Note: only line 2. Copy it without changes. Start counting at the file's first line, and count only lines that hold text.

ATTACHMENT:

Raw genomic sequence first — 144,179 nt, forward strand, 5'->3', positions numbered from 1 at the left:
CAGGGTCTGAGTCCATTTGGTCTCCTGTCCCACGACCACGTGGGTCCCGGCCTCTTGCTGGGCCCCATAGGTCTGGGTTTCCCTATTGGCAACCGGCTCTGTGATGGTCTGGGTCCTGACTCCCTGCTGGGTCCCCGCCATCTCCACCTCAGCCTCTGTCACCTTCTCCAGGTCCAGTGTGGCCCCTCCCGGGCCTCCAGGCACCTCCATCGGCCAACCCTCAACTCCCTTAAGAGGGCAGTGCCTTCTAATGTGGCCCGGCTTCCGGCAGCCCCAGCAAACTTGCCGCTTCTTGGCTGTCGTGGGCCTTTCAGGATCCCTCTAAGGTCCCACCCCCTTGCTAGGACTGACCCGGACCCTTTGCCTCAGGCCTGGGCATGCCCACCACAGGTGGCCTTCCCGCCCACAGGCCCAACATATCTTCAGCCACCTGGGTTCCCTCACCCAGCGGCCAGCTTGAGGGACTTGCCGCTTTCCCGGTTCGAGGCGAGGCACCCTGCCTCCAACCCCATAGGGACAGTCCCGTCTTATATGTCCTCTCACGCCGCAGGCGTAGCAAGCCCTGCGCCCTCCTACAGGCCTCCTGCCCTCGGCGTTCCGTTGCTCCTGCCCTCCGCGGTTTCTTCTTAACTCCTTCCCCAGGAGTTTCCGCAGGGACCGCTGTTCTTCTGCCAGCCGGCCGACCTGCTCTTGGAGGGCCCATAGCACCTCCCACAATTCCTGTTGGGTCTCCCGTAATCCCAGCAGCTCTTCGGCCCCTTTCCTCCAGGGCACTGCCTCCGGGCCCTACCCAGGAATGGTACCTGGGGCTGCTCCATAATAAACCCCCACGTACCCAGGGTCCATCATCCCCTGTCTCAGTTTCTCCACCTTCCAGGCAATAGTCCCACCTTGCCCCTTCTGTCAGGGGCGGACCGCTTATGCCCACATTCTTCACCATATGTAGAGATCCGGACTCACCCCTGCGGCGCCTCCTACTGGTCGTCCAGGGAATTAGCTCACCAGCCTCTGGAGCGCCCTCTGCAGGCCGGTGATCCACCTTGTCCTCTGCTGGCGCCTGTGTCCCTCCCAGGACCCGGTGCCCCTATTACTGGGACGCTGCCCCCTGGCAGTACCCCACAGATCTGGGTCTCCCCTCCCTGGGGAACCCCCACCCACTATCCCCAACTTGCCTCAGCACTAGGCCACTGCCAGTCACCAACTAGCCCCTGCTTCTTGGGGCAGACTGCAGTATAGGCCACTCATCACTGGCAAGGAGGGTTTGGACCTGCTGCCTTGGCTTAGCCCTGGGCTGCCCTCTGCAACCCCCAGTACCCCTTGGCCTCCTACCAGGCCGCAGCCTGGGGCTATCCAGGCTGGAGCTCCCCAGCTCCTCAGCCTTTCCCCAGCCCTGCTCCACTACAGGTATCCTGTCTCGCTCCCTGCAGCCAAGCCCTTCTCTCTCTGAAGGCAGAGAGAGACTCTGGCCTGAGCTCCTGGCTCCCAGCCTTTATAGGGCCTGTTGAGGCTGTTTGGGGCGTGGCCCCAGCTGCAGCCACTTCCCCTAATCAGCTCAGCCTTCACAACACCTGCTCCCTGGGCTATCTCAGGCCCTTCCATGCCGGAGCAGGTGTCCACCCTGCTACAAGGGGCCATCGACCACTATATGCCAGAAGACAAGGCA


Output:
CAGGGTCTGAGTCCATTTGGTCTCCTGTCCCACGACCACGTGGGTCCCGGCCTCTTGCTGGGCCCCATAGGTCTGGGTTTCCCTATTGGCAACCGGCTCTGTGATGGTCTGGGTCCTGACTCCCTGCTGGGTCCCCGCCATCTCCACCTCAGCCTCTGTCACCTTCTCCAGGTCCAGTGTGGCCCCTCCCGGGCCTCCAGGCACCTCCATCGGCCAACCCTCAACTCCCTTAAGAGGGCAGTGCCTTCTAATGTGGCCCGGCTTCCGGCAGCCCCAGCAAACTTGCCGCTTCTTGGCTGTCGTGGGCCTTTCAGGATCCCTCTAAGGTCCCACCCCCTTGCTAGGACTGACCCGGACCCTTTGCCTCAGGCCTGGGCATGCCCACCACAGGTGGCCTTCCCGCCCACAGGCCCAACATATCTTCAGCCACCTGGGTTCCCTCACCCAGCGGCCAGCTTGAGGGACTTGCCGCTTTCCCGGTTCGAGGCGAGGCACCCTGCCTCCAACCCCATAGGGACAGTCCCGTCTTATATGTCCTCTCACGCCGCAGGCGTAGCAAGCCCTGCGCCCTCCTACAGGCCTCCTGCCCTCGGCGTTCCGTTGCTCCTGCCCTCCGCGGTTTCTTCTTAACTCCTTCCCCAGGAGTTTCCGCAGGGACCGCTGTTCTTCTGCCAGCCGGCCGACCTGCTCTTGGAGGGCCCATAGCACCTCCCACAATTCCTGTTGGGTCTCCCGTAATCCCAGCAGCTCTTCGGCCCCTTTCCTCCAGGGCACTGCCTCCGGGCCCTACCCAGGAATGGTACCTGGGGCTGCTCCATAATAAACCCCCACGTACCCAGGGTCCATCATCCCCTGTCTCAGTTTCTCCACCTTCCAGGCAATAGTCCCACCTTGCCCCTTCTGTCAGGGGCGGACCGCTTATGCCCACATTCTTCACCATATGTAGAGATCCGGACTCACCCCTGCGGCGCCTCCTACTGGTCGTCCAGGGAATTAGCTCACCAGCCTCTGGAGCGCCCTCTGCAGGCCGGTGATCCACCTTGTCCTCTGCTGGCGCCTGTGTCCCTCCCAGGACCCGGTGCCCCTATTACTGGGACGCTGCCCCCTGGCAGTACCCCACAGATCTGGGTCTCCCCTCCCTGGGGAACCCCCACCCACTATCCCCAACTTGCCTCAGCACTAGGCCACTGCCAGTCACCAACTAGCCCCTGCTTCTTGGGGCAGACTGCAGTATAGGCCACTCATCACTGGCAAGGAGGGTTTGGACCTGCTGCCTTGGCTTAGCCCTGGGCTGCCCTCTGCAACCCCCAGTACCCCTTGGCCTCCTACCAGGCCGCAGCCTGGGGCTATCCAGGCTGGAGCTCCCCAGCTCCTCAGCCTTTCCCCAGCCCTGCTCCACTACAGGTATCCTGTCTCGCTCCCTGCAGCCAAGCCCTTCTCTCTCTGAAGGCAGAGAGAGACTCTGGCCTGAGCTCCTGGCTCCCAGCCTTTATAGGGCCTGTTGAGGCTGTTTGGGGCGTGGCCCCAGCTGCAGCCACTTCCCCTAATCAGCTCAGCCTTCACAACACCTGCTCCCTGGGCTATCTCAGGCCCTTCCATGCCGGAGCAGGTGTCCACCCTGCTACAAGGGGCCATCGACCACTATATGCCAGAAGACAAGGCA